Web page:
To this opposition the "Biographia" imputes the violence and acrimony with which Waller joined Buckingham's faction in the prosecution of Clarendon. The motive was illiberal and dishonest, and shewed that more than sixty years had not been able to teach him morality. His accusation is such as conscience can hardly be supposed to dictate without the help of malice. "We were to be governed by janizaries instead of parliaments, and are in danger from a worse plot than that of the fifth of November; then, if the Lords and Commons had been destroyed, there had been a succession; but here both had been destroyed for ever." This is the language of a man who is glad of an opportunity to rail, and ready to sacrifice truth to interest at one time, and to anger at another.

A year after the Chancellor's banishment another vacancy gave him encouragement for another petition, which the King referred to the council, who, after hearing the question argued by lawyers for three days, determined that the office could be held only by a clergyman, according to the act of uniformity, since the provosts had always received institution, as for a parsonage, from the bishops of Lincoln. The King then said, he could not break the law which he had made; and Dr. Zachary Cradock, famous for a single sermon, at most for two sermons, was chosen by the Fellows.

That he asked any thing else is not known; it is certain that he obtained nothing, though he continued obsequious to the court through the rest of Charles's reign.

At the accession of King James (in 1685) he was chosen for parliament, being then fourscore, at Saltash in Cornwall; and wrote a "Presage of the Downfall [Ruin] of the Turkish Empire," which he presented to the King on his birthday. It is remarked, by his commentator Fenton, that in reading Tasso he had early imbibed a veneration for the heroes of the Holy War, and a zealous enmity to the Turks, which never left him. James however, having soon after begun what he thought a holy war at home, made haste to put all molestation of the Turks out of his power.

James treated him with kindness and familiarity, of which instances are given by the writer of his Life. One day, taking him into the closet, the King asked him how he liked one of the pictures: "My eyes," said Waller, "are dim, and I do not know it [I know not who it is]." The King said it was the princess of Orange. "She is," said Waller, "like the greatest woman in the world." The King asked who was that?" and was answered, Queen Elizabeth. "I wonder," said the King, "you should think so; but I must confess she had a wise council." "And, Sir," said Waller, "did you [your Majesty] ever know a fool chuse a wise one?" Such is the story, which I once heard of some other man. Pointed axioms and acute replies fly loose about the world, and are assigned successively to those whom it may be the fashion to celebrate.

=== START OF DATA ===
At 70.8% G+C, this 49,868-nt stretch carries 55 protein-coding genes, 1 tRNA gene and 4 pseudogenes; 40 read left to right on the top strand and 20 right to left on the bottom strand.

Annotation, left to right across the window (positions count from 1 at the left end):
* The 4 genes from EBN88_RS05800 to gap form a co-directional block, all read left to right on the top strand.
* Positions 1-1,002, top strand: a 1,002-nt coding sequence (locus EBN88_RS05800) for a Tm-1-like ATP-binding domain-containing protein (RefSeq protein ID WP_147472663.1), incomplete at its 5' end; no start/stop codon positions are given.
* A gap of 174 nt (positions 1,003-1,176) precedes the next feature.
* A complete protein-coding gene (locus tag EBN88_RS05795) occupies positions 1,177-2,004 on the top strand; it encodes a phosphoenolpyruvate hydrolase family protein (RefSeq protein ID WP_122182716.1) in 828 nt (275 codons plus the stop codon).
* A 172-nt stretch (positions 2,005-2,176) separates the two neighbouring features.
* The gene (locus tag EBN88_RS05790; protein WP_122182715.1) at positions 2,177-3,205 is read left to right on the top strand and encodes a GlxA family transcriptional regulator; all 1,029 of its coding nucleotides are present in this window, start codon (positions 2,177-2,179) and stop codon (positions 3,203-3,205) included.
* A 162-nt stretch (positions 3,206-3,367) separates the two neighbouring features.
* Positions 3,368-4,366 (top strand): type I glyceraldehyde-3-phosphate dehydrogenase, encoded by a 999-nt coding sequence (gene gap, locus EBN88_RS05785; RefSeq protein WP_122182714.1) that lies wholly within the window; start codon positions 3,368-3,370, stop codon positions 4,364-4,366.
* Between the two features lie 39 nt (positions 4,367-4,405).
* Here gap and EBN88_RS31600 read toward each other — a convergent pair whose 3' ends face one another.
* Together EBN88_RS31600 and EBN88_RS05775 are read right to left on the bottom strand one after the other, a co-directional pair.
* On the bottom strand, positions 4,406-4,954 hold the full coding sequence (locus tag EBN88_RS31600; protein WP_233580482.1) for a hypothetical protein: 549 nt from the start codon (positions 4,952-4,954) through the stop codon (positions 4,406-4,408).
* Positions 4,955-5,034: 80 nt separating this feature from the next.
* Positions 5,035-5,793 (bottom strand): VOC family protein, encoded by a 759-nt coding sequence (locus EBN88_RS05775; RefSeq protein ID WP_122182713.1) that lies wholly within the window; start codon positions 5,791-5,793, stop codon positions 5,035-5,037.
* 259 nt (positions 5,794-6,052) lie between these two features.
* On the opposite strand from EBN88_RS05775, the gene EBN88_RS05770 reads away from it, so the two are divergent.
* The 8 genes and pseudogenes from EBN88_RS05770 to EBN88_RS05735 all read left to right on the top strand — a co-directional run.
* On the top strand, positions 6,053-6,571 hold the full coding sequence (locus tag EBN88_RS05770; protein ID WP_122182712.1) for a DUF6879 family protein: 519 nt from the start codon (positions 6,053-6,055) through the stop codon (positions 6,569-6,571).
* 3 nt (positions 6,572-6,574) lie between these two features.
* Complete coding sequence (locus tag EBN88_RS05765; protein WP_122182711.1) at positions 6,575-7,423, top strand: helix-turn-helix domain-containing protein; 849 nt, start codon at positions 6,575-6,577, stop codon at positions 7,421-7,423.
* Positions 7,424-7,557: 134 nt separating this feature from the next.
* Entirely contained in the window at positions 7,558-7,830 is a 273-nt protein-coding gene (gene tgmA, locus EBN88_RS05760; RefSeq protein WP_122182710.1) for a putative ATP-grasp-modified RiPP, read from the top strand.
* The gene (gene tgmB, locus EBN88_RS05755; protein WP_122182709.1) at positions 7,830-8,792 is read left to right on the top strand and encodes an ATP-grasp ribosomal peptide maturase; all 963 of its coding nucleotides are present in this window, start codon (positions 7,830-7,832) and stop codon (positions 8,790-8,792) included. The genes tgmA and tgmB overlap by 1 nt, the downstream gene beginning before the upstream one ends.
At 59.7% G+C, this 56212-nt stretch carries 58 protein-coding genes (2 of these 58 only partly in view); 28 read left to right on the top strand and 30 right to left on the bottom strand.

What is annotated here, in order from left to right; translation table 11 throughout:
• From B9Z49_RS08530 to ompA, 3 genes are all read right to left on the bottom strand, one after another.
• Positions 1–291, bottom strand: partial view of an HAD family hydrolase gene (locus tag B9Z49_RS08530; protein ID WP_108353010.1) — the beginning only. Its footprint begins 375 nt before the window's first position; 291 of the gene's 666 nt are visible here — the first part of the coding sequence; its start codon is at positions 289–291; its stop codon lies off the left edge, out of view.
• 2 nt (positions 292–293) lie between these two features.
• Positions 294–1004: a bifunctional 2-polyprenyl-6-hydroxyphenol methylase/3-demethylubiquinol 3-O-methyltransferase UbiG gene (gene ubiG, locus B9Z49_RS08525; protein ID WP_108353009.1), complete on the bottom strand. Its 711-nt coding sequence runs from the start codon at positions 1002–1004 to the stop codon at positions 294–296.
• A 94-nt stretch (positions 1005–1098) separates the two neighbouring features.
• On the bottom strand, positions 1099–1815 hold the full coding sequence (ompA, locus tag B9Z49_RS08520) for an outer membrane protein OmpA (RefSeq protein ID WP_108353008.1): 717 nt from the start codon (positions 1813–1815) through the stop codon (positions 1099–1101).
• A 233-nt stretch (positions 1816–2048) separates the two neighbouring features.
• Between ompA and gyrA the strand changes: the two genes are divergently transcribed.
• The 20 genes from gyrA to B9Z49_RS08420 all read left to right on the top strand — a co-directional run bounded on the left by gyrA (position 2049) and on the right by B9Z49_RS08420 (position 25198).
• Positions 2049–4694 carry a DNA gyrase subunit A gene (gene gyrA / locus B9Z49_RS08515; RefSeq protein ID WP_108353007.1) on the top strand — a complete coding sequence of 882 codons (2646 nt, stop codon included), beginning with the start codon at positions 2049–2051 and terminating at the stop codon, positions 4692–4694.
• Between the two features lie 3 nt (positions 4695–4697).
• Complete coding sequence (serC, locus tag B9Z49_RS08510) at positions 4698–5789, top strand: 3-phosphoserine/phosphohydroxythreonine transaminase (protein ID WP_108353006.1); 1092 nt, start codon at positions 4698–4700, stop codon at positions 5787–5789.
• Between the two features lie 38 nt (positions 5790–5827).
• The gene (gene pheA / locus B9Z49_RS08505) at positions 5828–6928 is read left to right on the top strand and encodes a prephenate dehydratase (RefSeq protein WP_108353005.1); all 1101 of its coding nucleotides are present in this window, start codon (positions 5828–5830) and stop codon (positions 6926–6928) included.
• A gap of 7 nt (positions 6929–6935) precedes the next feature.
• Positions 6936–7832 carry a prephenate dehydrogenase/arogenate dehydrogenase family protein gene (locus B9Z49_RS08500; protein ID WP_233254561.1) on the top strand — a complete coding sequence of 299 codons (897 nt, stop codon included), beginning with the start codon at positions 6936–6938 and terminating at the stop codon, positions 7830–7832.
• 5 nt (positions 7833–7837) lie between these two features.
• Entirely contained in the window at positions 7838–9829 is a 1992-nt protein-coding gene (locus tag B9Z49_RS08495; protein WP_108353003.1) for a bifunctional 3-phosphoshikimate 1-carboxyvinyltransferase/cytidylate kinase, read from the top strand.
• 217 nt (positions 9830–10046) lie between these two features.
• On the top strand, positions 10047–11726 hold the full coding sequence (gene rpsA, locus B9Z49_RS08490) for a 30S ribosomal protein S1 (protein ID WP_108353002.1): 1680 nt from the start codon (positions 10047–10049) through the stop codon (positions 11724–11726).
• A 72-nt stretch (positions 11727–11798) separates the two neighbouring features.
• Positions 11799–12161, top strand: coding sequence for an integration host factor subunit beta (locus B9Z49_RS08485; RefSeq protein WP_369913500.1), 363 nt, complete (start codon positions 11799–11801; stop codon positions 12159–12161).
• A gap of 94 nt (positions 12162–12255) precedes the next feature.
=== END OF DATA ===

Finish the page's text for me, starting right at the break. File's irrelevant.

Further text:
When the King knew that he was about to marry his daughter to Dr. Birch, a clergyman, he ordered a French gentleman to tell him that "the King wondered he could think of marrying his daughter to a falling church." "The King," says Waller, "does me great honour in taking notice of my domestick affairs; but I have lived long enough to observe that this falling church has got a trick of rising again."

He took notice to his friends of the King's conduct, and said that "he would be left like a whale upon the strand." Whether he was privy to any of the transactions which ended in the Revolution is not known. His heir joined the prince of Orange.

Having now attained an age beyond which the laws of nature seldom suffer life to be extended otherwise than by a future state, he seems to have turned his mind upon preparation for the decisive hour, and therefore consecrated his poetry to devotion. It is pleasing to discover that his piety was without weakness; that his intellectual powers continued vigorous; and that the lines which he composed when "he, for age, could neither read nor write," are not inferior to the effusions of his youth.

Towards the decline of life he bought a small house with a little land at Colshill, and said "he should be glad to die like the stag, where he was roused." This however did not happen. When he was at Beaconsfield he found his legs grow tumid; he went to Windsor, where Sir Charles Scarborough then attended the King, and requested him, as both a friend and physician, to tell him what that swelling meant. "Sir," answered Scarborough, "your blood will run no longer." Waller repeated some lines of Virgil, and went home to die.

As the disease increased upon him he composed himself for his departure, and calling upon Dr. Birch to give him the holy sacrament, he desired his children to take it with him, and made an earnest declaration of his faith in Christianity. It now appeared what part of his conversation with the great could be remembered with delight. He related that, being present when the duke of Buckingham talked profanely before King Charles, he said to him, "My Lord, I am a great deal older than your grace, and have, I believe, heard more arguments for atheism than ever your grace did; but I have lived long enough to see there is nothing in them; and so I hope your grace will."